Another feature that deserves special mention is the C/C’s absence of distortion. Whereas metal structures need to be constructed from solid material and reshaped with a hammer or similar tools after some months in operation, the C/C material has absolutely no tendency to distort. This makes the material highly suitable for use in automated processes, for instance. Robots programmed to return repeatedly to a particular position will always find the C/C charging system in its proper place (Figure 6).
The absence of any tendency to distort also has a favorable effect on the reproducibility of components, as these are always placed in the same furnace position and prevented from falling down. This helps to significantly reduce furnace downtimes and the costs associated with poor component quality.
Limits to the Use Of C/C
Despite its wide range of benefits offered, C/C is also subject to certain application-related restrictions. The main drawback – as with any other graphite-containing material- is its poor oxidation resistance. As mentioned above, the raw material fibres are converted into non-flammable intermediate products. However, the C/C material still wears away or oxidises at temperatures from around 350°C to 450°C and above when exposed to oxygen. The oxidation rate depends mainly on the partial pressure of 02.
Other influencing parameters typically include the material’s porosity and the moisture level of the gas used. At around 700°C and above, the water reacts with the carbon to form carbon monoxide and hydrogen. This effect is further enhanced at higher temperatures, as hydrogen reacts with carbon to form methane at around 1200°C or above. This hydrogen-carbon reaction even occurs at as Iowa temperature as 500°C if materials with a nickel content are employed and act as catalysers.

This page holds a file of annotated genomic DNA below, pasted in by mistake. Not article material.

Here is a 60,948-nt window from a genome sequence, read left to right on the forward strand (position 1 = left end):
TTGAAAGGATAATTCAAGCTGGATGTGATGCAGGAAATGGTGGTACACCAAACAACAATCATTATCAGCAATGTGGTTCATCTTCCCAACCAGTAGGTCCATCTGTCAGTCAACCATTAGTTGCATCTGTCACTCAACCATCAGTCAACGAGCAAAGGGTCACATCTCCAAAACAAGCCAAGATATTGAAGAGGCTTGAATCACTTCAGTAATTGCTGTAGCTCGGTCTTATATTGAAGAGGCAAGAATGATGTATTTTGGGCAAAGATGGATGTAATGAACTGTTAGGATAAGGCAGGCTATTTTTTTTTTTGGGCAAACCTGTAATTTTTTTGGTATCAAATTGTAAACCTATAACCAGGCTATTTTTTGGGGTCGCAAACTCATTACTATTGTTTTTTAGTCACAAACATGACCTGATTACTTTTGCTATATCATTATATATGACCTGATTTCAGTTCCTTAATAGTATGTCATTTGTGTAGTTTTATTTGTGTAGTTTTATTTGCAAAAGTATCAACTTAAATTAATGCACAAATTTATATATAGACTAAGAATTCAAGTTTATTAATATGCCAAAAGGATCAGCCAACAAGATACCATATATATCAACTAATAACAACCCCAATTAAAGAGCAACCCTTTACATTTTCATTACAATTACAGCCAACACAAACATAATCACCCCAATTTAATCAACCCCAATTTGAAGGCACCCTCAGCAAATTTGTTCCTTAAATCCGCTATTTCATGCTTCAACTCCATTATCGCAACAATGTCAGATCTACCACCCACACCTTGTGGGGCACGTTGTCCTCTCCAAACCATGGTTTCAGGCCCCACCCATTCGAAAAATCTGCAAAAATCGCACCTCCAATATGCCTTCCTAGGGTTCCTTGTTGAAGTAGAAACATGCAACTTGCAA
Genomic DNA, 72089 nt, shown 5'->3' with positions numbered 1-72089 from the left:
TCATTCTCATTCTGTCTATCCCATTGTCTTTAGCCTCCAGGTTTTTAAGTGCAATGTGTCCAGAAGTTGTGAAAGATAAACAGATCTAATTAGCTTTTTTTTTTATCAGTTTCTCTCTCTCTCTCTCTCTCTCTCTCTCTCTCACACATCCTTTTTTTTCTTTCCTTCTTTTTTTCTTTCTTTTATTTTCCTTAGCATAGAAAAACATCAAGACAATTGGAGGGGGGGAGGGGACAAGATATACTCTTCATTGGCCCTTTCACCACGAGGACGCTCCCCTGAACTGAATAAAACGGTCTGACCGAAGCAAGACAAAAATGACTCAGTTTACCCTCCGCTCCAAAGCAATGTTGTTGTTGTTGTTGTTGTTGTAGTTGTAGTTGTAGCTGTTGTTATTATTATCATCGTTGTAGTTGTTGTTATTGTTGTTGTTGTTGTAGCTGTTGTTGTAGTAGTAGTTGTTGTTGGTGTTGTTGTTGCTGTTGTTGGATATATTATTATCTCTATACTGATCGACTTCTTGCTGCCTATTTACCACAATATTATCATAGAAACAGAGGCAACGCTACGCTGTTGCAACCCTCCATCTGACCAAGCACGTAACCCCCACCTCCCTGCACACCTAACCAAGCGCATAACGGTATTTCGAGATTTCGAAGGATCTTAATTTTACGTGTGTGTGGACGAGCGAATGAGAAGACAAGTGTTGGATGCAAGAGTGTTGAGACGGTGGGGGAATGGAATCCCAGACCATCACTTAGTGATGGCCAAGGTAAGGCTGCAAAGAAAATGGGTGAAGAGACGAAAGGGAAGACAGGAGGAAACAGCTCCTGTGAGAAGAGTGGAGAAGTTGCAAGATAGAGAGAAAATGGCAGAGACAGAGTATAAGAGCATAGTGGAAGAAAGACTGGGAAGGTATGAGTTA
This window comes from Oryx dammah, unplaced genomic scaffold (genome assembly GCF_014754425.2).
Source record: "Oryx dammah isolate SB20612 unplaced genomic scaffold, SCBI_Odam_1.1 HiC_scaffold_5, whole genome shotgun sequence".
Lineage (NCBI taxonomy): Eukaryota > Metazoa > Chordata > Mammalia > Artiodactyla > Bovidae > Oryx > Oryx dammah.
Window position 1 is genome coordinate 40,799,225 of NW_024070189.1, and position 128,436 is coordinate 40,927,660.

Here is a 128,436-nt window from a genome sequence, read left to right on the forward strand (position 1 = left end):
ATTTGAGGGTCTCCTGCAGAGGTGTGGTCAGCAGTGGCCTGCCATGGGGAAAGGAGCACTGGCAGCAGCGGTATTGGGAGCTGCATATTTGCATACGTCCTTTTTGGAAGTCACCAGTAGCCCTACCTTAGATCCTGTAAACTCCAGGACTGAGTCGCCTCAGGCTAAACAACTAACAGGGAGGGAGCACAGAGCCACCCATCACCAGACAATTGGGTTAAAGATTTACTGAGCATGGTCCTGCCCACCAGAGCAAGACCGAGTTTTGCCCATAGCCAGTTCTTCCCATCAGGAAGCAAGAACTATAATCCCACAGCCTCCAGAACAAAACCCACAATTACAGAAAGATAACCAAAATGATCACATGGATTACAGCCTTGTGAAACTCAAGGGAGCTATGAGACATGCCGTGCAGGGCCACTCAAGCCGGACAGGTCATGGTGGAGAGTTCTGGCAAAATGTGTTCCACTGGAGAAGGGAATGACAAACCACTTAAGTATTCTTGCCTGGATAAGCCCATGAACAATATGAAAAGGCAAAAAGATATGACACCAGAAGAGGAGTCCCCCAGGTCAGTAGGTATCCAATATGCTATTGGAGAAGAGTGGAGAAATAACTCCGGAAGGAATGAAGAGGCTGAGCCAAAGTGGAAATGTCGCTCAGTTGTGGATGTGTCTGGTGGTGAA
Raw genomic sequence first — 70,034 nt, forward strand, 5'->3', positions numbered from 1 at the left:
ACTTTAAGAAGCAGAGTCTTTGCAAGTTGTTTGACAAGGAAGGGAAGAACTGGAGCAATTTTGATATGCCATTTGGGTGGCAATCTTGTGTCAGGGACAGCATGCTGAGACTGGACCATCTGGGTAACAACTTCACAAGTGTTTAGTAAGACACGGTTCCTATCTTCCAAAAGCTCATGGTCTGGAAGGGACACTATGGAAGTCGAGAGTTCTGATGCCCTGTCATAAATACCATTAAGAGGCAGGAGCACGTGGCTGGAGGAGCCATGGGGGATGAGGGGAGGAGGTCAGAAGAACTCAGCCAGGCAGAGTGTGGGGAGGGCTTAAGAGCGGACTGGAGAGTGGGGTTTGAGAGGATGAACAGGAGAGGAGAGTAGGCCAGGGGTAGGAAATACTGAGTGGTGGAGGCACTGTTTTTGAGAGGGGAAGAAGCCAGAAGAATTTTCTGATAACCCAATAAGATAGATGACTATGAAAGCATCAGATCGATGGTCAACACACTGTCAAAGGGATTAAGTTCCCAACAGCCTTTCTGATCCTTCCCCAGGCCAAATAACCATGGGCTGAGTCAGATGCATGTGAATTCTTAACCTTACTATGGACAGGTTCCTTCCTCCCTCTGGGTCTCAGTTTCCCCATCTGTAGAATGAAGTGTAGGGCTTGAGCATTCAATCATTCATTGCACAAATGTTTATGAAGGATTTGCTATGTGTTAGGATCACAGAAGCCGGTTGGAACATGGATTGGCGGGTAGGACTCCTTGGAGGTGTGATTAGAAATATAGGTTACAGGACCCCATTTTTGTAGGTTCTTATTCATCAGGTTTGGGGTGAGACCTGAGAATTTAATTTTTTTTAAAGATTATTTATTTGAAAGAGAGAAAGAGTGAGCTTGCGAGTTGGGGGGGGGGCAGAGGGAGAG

A familiar problem encountered is carburisation, which occurs at around 1050°C or above when the metal component comes into contact with the graphite support. This reaction may be prevented by using a separating layer, typically containing aluminum oxide and supplied in the form of paper, felt, tiles or spray.
The high global demand for carbon fibres and the products made from them, together with the shortage occurring on the world market, shows that this material is nowadays indispensable. Carbon fibres are used mainly in low-temperature applications such as aircraft construction, military equipment and wind farms.
Global demand for C/C products used in high-temperature applications is also rising constantly. The reason is that investments in new furnaces are not being made until existing equipment has been better utilised. This practice is being adopted in order to reduce production costs, improve product quality and hence safeguard workplaces over the medium term.